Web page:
Teachers urge voters to keep bilingual ed
By JENNETTE BARNES, Standard-Times staff writer

October 28, 2002

NEW BEDFORD -- Three New Bedford bilingual education teachers urged Latino voters yesterday to reject a switch from bilingual education to English immersion. 

At a forum sponsored by the Hispanic Presence Committee, they asked voters assembled in the basement of the Senora de Guadalupe Church in the city's South End to spread the word: Vote "no" on statewide ballot question 2.

"Mainly, the parents who were here don't speak English. It's difficult for them to help their children because of the generational gap, but if children are taught only in English, it is worse," bilingual high school teacher Naim Benavente said after the forum. "This would just bring families down," he said.

Teachers Graciela Cardoza and Dominga Ocasio also participated in the forum.  Although yesterday's event focused on the Latino community, the issue touches the many Portuguese-speaking students in SouthCoast as well, and numerous linguistic groups statewide.

Proponents of bilingual education say the proposed immersion system, which prohibits teachers from helping children in their native language after the first year, makes learning English more difficult.  "The issue isn't that we don't want our children to learn English, because we know they have to. The issue is, how they are going to learn," said Edwin Aldarondo of the Hispanic Presence Committee.

The forum did not address specific candidates for office, but Mr. Aldarondo told the group that the Republican Party has been one of the biggest proponents of English immersion.  Mitt Romney, the Republican running for governor, has pledged to eliminate bilingual education in favor of immersion; Democratic candidate Shannon P. O'Brien supports a bilingual approach.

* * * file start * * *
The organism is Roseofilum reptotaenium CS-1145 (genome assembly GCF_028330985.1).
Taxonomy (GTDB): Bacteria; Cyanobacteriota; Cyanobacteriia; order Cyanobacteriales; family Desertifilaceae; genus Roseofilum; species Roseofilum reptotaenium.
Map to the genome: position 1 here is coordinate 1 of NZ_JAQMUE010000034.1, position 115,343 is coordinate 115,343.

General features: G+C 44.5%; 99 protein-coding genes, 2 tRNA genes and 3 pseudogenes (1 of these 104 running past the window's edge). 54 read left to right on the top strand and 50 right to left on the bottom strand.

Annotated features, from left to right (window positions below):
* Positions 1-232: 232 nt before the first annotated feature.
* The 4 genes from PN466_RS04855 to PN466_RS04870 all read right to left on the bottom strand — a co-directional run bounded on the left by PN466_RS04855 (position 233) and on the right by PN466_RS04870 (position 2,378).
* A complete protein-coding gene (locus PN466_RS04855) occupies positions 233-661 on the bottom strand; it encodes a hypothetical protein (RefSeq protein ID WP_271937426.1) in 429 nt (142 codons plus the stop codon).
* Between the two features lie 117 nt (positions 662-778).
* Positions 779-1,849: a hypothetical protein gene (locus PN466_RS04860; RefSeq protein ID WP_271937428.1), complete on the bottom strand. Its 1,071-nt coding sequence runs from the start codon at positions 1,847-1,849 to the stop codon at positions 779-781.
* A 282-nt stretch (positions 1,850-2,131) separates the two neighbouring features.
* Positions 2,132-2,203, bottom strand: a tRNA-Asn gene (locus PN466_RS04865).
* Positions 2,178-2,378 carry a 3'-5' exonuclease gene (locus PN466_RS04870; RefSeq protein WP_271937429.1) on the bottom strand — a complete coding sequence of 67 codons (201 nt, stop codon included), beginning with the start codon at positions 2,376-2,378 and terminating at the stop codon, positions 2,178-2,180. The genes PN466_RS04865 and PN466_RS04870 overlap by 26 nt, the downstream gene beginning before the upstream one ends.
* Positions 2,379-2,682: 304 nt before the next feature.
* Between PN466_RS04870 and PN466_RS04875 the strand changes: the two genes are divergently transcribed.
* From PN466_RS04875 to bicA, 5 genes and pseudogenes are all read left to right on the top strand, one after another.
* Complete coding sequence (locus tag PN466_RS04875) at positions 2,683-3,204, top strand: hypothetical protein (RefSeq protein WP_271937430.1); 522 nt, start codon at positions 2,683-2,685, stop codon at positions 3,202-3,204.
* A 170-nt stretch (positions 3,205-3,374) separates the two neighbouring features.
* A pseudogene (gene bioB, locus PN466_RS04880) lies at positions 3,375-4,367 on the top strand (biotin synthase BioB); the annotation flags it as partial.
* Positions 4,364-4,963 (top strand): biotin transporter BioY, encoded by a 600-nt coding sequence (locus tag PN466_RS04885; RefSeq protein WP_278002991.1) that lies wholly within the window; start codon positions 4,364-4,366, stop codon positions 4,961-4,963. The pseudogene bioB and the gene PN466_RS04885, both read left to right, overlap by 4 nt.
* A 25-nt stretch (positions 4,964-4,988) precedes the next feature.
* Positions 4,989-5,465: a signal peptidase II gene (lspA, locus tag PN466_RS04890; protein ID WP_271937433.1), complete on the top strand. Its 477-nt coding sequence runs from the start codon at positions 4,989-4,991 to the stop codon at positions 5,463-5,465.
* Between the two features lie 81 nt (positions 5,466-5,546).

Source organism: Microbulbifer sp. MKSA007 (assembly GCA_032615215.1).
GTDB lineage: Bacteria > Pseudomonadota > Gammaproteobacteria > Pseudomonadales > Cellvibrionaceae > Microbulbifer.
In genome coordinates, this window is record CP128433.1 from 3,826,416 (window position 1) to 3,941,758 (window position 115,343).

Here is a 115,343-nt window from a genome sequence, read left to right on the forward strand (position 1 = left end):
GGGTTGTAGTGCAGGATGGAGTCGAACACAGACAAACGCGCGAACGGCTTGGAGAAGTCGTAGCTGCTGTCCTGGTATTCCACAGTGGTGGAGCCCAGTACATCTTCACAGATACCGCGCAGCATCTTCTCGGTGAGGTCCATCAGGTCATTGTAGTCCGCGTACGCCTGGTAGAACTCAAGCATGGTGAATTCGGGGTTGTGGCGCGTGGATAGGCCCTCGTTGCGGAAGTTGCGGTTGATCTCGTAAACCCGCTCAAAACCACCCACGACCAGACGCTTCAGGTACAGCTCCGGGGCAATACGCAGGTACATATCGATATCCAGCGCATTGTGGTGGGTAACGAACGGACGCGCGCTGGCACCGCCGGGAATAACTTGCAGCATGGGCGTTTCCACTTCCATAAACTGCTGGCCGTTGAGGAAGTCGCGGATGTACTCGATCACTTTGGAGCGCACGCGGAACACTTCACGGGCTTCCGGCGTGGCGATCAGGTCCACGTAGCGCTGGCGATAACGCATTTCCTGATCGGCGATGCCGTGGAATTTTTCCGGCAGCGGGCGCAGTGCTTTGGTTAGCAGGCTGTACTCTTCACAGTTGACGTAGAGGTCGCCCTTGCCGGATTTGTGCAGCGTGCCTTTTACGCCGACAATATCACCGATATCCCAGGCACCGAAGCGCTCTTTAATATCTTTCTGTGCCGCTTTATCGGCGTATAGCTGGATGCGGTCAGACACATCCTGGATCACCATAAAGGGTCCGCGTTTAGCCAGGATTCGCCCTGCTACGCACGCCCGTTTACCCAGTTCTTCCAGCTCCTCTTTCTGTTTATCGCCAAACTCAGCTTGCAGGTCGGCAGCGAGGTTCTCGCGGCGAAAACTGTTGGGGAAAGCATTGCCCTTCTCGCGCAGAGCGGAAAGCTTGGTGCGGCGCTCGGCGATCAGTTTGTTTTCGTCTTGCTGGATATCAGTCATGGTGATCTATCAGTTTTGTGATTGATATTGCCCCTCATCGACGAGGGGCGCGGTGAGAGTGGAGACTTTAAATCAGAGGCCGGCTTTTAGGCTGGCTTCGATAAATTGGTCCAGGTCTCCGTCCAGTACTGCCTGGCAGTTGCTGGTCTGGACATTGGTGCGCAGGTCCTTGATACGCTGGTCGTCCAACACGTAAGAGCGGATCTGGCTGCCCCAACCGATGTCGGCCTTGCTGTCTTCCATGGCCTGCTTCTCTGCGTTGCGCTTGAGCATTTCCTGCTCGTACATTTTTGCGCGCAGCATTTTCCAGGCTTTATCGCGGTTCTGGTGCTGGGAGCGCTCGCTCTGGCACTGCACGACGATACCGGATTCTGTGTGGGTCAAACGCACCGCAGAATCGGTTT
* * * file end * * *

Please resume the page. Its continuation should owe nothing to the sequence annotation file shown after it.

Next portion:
Mr. Aldarondo called on New Bedford officials to take a stand on the issue, saying he has heard "not a word" from the School Committee or Mayor Frederick M. Kalisz, Jr.  Mr. Aldarondo said English immersion is a "fraud" that has failed in California.  California businessman Ron K. Unz has funded efforts to eliminate bilingual education in California, Arizona and Massachusetts. 

Critics of Mr. Unz's, including the Multilingual Action Coalition in Amherst, say the initiative is racist, painting it as a move to preserve the dominance of English and European culture.  But Lincoln Tamayo, leader of the Massachusetts group pushing for immersion, scoffs at the idea. A Cuban immigrant himself, Mr. Tamayo learned English in an immersion-style program in Florida.

He points out that parents could apply for waivers of the immersion requirement. If 20 or more students in one grade level at a school received waivers, the school would have to offer bilingual education classes.  English for the Children of Massachusetts, the group led by Mr. Tamayo, argues that the best way to give children educational and economic opportunities is to ensure that they learn English as quickly as possible.

In fact, all the interests involved say they want children to learn English. As Mr. Aldarondo said, the question is how.
Some educators are organizing against Question 2 because of its lawsuit component. It would allow parents to sue any school employee, administrator, school committee member or elected official for refusing to implement the program. Individuals could be held personally liable, without reimbursement from a third party such as a municipality, and could
be barred from public school employment or election to a school committee for five years.

In the 2002 Information for Voters guide published by the Office of the Secretary of the Commonwealth, the state Legislature's Joint Committee on Education, Arts and Humanities makes a unanimous statement opposing Question 2. They condemn the immersion approach as "simplistic" and "inflexible" and say it takes away local districts' choices.
Testimony to the committee did not show that the California law narrowed the achievement gap between native and non-native English speakers, according to the voter guide.

This story appeared on Page A4 of The Standard-Times on October 28, 2002.


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